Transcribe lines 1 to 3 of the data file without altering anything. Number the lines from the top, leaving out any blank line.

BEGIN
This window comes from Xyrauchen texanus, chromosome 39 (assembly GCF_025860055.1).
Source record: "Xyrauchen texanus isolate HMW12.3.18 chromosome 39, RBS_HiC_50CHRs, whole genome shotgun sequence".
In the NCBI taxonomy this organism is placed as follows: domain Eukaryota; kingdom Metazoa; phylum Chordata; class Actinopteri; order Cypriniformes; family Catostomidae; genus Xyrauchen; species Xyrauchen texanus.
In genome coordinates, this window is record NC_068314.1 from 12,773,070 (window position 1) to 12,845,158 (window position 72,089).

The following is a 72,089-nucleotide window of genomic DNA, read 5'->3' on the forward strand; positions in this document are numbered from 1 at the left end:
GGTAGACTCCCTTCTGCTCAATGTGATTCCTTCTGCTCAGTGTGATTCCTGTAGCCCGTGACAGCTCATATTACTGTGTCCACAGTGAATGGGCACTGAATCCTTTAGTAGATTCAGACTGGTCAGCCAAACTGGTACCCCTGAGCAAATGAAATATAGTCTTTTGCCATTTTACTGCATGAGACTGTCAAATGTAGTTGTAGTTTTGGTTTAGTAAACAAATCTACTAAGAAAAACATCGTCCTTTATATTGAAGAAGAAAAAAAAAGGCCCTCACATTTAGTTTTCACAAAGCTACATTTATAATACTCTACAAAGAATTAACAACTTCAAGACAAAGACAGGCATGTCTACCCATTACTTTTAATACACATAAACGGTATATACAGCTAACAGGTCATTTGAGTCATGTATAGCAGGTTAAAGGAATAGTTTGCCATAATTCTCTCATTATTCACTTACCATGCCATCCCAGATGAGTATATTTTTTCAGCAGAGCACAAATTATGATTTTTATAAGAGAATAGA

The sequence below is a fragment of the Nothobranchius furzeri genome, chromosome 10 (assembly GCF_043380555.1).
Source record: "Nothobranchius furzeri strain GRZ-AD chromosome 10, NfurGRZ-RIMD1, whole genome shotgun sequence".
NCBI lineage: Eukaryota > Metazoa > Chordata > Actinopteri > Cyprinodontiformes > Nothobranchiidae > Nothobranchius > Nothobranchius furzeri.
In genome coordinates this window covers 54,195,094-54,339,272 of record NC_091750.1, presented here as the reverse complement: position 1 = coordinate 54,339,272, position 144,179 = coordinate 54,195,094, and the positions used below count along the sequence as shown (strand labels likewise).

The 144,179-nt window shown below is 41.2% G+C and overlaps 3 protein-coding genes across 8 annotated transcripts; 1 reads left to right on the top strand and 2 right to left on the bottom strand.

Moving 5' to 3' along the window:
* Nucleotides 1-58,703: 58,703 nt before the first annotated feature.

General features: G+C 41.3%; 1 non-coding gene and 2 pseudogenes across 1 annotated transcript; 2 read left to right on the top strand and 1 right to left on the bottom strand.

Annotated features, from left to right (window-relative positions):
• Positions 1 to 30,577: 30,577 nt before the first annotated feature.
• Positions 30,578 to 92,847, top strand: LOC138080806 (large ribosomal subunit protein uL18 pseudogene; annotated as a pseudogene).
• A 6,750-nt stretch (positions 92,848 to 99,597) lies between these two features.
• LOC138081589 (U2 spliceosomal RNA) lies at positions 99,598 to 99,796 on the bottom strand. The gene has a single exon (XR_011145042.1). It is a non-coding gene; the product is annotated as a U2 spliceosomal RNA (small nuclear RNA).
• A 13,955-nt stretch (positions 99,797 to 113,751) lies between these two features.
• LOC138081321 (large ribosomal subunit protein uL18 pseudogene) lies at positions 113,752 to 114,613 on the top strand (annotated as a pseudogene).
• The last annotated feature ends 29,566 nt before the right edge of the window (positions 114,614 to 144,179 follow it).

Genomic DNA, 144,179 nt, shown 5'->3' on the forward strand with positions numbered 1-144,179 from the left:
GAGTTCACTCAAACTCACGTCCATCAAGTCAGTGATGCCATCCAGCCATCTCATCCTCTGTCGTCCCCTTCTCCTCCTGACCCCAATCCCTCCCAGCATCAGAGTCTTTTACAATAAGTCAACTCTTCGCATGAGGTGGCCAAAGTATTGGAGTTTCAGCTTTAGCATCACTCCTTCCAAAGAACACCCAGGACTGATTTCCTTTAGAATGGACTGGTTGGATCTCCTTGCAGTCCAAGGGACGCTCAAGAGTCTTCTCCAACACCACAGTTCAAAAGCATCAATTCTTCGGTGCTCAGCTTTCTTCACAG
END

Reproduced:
This window comes from Xyrauchen texanus, chromosome 39 (assembly GCF_025860055.1).
Source record: "Xyrauchen texanus isolate HMW12.3.18 chromosome 39, RBS_HiC_50CHRs, whole genome shotgun sequence".
In the NCBI taxonomy this organism is placed as follows: domain Eukaryota; kingdom Metazoa; phylum Chordata; class Actinopteri; order Cypriniformes; family Catostomidae; genus Xyrauchen; species Xyrauchen texanus.